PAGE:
How can you best love your spouse? Here are some basics to identify their unique love profile and meet their needs while avoiding potential pitfalls.

On a mission to love…

Every couple wants to avoid divorce and get along without too many fights. A successful marriage, however, is much more than just this; it is a life-long union in which both husband and wife flourish as individuals and enjoy a deep and passionate intimacy.

Thinking only in terms of ‘avoiding divorce’ is very limited. It’s rather like a student who only aims to pass: if you miss the mark by even a little, you are already in trouble.

We have a different proposition: make marriage your vocation, your whole life’s work. Convince this man that he is loved and appreciated; convince this woman that she is understood and cherished.

That’s the job description. Actually, it is more like a mission, and if you approach it with a proactive mindset, you can take it on with confidence and enthusiasm. You can dedicate all of your talents and intellect to achieving your goal. Put your whole self into this mission as a total gift of self-donation.

Fifty-fifty doesn’t really work, because it leads you to hold back and to keep score. Your potential to love your whole life long is all in your will: you choose it, and you are freer than you think to make choices that will be good for you and your marriage. It is not difficult or mysterious once you clarify the mission, clear out the obstacles, identify your resources and make the most of them.

1. Know your spouse’s Unique Love Profile

Falling in love is a conversion experience. Most of us start out as self-centred individuals and suddenly find ourselves caring more about someone else’s happiness than we do our own. Some of the joy that we associate with being ‘in love’ is really that freedom to be outside of ourselves, caught up in the goodness of the other. Their strength or beauty may attract us, but in order to love with an authentic other-centred love, we need to know the other.

We cannot love someone effectively until we know them well. Thinking about your spouse…

  • When is he/she most joyful?
  • What does he/she long for or desire most?
  • What does he/she worry about or fear the most?
  • About what does he/she get irritable or complain?
  • When does he feel most strong in his masculinity, or she feel most feminine?
  • When does he/she experience self-doubt or feelings of inadequacy?
  • When does he/she feel most appreciated? Respected? Cherished?
  • When does he/she feel most needed? Trusted?

2. Meet your spouse’s Love Needs & avoid your spouse’s Love Busters

If you want to love your spouse well, you’ll need to focus on meeting his/her love needs and avoiding his/her love busters. It’s pretty simple really… once you know what they are! So make an action plan:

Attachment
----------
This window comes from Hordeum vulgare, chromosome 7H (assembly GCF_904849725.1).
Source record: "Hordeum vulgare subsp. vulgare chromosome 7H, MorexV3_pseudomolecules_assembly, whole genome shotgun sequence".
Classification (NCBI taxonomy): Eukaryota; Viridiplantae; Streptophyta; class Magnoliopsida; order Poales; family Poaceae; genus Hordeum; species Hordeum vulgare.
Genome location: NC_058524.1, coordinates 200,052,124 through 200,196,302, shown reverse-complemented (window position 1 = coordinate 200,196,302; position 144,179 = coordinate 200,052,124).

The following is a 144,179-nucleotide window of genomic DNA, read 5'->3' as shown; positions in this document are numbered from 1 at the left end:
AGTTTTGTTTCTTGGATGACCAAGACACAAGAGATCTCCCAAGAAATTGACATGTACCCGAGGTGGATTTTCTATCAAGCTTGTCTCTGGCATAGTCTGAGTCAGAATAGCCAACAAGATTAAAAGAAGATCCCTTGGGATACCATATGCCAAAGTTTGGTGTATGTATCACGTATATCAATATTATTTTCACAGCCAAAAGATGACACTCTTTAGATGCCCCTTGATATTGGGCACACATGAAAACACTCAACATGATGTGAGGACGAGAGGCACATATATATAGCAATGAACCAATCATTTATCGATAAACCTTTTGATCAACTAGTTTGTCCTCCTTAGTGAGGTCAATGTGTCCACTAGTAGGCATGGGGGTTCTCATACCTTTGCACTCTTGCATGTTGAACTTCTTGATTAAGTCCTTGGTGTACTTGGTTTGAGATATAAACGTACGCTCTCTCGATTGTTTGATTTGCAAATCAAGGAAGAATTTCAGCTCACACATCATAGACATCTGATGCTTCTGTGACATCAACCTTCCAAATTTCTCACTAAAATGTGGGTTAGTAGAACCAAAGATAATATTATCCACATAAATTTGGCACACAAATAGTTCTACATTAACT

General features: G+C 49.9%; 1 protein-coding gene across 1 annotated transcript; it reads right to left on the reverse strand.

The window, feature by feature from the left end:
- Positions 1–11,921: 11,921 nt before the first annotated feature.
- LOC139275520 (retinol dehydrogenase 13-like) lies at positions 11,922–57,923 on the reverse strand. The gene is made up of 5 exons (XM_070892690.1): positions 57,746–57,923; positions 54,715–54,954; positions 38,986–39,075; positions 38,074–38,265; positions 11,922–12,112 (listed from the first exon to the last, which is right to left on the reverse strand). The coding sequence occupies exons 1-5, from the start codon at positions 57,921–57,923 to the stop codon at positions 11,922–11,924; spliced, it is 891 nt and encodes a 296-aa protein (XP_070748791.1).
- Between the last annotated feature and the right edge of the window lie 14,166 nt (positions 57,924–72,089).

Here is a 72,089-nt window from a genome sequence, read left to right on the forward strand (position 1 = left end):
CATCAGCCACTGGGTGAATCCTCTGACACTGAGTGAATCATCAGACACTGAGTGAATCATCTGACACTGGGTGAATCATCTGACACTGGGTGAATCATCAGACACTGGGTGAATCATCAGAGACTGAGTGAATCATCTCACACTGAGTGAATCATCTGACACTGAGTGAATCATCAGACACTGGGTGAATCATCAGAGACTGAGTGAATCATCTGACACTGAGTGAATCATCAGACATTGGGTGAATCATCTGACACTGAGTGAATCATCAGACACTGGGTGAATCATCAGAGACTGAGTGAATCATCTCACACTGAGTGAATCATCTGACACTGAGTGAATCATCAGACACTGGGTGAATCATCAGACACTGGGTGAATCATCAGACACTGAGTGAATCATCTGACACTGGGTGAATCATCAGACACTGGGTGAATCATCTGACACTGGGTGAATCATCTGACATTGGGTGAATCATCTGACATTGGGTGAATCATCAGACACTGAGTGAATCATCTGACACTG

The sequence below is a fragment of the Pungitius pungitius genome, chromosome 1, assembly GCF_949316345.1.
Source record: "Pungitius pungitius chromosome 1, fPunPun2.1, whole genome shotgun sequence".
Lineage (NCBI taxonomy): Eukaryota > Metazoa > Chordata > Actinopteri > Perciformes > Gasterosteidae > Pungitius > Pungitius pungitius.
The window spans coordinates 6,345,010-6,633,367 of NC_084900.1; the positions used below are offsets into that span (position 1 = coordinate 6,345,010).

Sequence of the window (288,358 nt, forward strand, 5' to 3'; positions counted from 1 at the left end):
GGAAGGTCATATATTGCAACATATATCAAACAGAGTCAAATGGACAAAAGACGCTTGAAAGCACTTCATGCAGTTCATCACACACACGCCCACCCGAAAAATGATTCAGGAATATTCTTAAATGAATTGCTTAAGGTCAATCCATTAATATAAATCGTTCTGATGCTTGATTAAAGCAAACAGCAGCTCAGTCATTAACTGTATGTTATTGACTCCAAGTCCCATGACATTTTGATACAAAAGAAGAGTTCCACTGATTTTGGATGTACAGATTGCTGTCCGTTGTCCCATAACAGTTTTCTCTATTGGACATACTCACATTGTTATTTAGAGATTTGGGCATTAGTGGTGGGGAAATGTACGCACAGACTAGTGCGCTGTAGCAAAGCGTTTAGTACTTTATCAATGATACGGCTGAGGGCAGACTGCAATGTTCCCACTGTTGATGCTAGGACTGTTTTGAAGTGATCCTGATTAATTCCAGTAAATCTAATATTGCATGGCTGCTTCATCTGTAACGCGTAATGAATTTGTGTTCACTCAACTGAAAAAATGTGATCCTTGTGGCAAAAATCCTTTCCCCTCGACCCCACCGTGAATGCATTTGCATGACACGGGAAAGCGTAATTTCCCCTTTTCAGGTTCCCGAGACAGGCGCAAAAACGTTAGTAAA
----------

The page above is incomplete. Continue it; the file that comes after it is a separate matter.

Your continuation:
1. List your spouse’s top five Love Needs and top five Love Busters.
  2. Starting with the Love Busters, choose one to eliminate this week. Think about when you are most likely to do a Love Buster and plan how you will avoid it. For example, say your spouse’s top Love Buster is breaking promises. Maybe you are most likely to do this because you get caught up at work and then are late home. Maybe you can change that and maybe you can’t. What you can change is the promise. Resolve to not make promises you are likely to break. Plan what you will say when your spouse or child asks before you leave home so that you don’t get tempted into making a promise you can’t keep.
  3. The following week, choose a Love Builder to focus on. Again, plan the specific way you will implement that Love Builder each day during the week. For example, if your spouse’s Love Need is admiration, you might plan to praise him/her each evening over dinner.
  4. Each week, add another Love Buster or Builder.

Find out more about Love Busters and Love Builders here.

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Originally published at SmartLoving. Photo by Pixabay on Pexels.

About the Author: Byron and Francine Pirola

Married for 25 years, with 5 children, Byron & Francine Pirola are the founders and co-authors of the SmartLoving Series – marriage enrichment and marriage preparation courses designed to help build successful and resilient marriages. International speakers and authors of numerous articles on marriage, more than 3000 couples have attended their programs, workshops and conferences in Australia, New Zealand and Great Britain Byron & Francine are Executive Directors of the Marriage Resource Centre from which they run SmartLoving programs and produce digital resources. Francine graduated from Fordham University with a Masters in Religion and Religious Education. Byron is a founding partner of the strategic consulting firm, Port Jackson Partners Limited, and a Director of both listed and unlisted companies. He holds a PhD from the Commonwealth Centre for Gene Technology, Adelaide University.

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